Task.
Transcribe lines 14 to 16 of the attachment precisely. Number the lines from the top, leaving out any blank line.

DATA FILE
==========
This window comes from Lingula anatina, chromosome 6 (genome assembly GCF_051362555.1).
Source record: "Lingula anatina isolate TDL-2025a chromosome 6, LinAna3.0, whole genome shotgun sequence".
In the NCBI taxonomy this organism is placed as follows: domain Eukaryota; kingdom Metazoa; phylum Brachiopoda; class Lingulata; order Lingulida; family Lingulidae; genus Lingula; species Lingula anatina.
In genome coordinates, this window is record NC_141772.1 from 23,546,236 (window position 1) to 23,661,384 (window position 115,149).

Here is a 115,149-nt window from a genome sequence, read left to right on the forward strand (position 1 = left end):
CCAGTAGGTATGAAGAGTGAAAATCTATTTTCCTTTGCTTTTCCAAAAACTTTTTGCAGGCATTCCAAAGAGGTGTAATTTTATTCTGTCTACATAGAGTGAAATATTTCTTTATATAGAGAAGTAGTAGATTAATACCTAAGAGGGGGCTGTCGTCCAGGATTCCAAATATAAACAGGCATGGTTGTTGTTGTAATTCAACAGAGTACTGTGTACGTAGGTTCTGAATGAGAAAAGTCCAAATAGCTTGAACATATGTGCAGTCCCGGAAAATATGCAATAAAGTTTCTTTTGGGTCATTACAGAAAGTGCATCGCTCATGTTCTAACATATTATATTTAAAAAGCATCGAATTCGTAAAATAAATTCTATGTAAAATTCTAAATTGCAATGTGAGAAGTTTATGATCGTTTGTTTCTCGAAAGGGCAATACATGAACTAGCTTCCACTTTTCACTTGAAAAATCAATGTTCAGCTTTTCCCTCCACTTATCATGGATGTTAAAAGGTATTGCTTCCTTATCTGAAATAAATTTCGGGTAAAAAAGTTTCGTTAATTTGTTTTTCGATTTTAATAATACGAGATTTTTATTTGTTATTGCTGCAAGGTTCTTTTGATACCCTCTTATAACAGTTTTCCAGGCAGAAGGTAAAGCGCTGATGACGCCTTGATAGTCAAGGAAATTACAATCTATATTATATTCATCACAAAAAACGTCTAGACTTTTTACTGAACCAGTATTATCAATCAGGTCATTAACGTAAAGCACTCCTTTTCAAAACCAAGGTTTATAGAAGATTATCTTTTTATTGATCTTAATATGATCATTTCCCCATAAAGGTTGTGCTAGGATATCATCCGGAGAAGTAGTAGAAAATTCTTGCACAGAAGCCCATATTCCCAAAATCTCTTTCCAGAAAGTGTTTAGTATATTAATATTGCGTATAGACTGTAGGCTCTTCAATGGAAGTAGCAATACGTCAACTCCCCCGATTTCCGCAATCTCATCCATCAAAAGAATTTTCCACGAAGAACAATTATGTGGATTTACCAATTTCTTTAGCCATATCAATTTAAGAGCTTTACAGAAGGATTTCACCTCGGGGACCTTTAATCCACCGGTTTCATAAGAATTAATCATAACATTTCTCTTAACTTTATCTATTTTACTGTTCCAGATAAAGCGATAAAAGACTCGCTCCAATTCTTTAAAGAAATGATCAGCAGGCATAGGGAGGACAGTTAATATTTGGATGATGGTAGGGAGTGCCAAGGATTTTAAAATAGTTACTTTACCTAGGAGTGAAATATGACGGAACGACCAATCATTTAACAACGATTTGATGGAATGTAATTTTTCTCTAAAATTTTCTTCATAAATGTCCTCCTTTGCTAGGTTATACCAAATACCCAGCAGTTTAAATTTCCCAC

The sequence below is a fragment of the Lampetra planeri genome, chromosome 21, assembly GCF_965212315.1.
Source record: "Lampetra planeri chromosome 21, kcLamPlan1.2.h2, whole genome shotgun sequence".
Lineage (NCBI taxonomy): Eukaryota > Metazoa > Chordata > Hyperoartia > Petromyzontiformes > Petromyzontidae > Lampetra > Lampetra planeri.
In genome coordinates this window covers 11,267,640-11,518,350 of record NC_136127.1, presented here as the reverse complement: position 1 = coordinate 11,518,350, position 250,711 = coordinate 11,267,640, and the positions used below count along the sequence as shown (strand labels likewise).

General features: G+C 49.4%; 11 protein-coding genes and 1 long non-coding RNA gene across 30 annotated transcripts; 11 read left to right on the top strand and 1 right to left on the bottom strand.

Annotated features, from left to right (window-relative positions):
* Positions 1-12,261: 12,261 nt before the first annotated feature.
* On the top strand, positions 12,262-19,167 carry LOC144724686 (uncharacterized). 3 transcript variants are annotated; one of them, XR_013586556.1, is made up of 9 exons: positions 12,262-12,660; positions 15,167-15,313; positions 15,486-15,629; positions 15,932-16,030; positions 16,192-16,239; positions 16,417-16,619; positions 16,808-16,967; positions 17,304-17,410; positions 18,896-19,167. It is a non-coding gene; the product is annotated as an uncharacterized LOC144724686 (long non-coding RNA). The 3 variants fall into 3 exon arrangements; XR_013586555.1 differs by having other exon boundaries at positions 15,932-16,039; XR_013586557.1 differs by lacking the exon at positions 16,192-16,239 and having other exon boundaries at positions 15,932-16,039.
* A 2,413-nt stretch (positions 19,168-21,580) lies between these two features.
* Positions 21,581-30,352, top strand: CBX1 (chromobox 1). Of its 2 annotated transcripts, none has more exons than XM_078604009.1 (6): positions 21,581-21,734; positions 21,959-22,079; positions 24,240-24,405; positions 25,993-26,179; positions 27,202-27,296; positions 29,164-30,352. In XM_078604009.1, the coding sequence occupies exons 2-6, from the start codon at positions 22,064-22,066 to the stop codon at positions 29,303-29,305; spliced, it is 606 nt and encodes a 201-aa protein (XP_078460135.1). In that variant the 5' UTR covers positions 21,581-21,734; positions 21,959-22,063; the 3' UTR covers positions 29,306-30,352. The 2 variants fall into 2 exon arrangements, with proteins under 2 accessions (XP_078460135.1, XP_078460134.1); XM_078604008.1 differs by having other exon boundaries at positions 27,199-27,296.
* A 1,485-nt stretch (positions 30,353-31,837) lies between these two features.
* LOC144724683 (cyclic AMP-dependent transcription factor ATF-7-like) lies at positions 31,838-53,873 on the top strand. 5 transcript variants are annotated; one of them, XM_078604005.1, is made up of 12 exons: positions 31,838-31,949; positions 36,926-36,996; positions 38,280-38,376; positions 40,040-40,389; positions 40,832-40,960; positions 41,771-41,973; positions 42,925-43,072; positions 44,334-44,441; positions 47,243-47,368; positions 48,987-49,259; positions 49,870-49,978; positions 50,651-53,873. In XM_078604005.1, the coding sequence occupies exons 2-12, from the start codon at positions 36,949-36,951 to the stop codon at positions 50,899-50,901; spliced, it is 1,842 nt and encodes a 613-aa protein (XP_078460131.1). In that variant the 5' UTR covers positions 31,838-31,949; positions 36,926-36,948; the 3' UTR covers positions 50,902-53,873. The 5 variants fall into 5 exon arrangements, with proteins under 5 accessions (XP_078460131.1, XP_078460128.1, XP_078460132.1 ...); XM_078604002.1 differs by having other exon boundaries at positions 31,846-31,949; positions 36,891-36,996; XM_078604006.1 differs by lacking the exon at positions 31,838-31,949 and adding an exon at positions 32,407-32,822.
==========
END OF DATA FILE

* On the top strand, positions 12,262-19,167 carry LOC144724686 (uncharacterized). 3 transcript variants are annotated; one of them, XR_013586556.1, is made up of 9 exons: positions 12,262-12,660; positions 15,167-15,313; positions 15,486-15,629; positions 15,932-16,030; positions 16,192-16,239; positions 16,417-16,619; positions 16,808-16,967; positions 17,304-17,410; positions 18,896-19,167. It is a non-coding gene; the product is annotated as an uncharacterized LOC144724686 (long non-coding RNA). The 3 variants fall into 3 exon arrangements; XR_013586555.1 differs by having other exon boundaries at positions 15,932-16,039; XR_013586557.1 differs by lacking the exon at positions 16,192-16,239 and having other exon boundaries at positions 15,932-16,039.
* A 2,413-nt stretch (positions 19,168-21,580) lies between these two features.
* Positions 21,581-30,352, top strand: CBX1 (chromobox 1). Of its 2 annotated transcripts, none has more exons than XM_078604009.1 (6): positions 21,581-21,734; positions 21,959-22,079; positions 24,240-24,405; positions 25,993-26,179; positions 27,202-27,296; positions 29,164-30,352. In XM_078604009.1, the coding sequence occupies exons 2-6, from the start codon at positions 22,064-22,066 to the stop codon at positions 29,303-29,305; spliced, it is 606 nt and encodes a 201-aa protein (XP_078460135.1). In that variant the 5' UTR covers positions 21,581-21,734; positions 21,959-22,063; the 3' UTR covers positions 29,306-30,352. The 2 variants fall into 2 exon arrangements, with proteins under 2 accessions (XP_078460135.1, XP_078460134.1); XM_078604008.1 differs by having other exon boundaries at positions 27,199-27,296.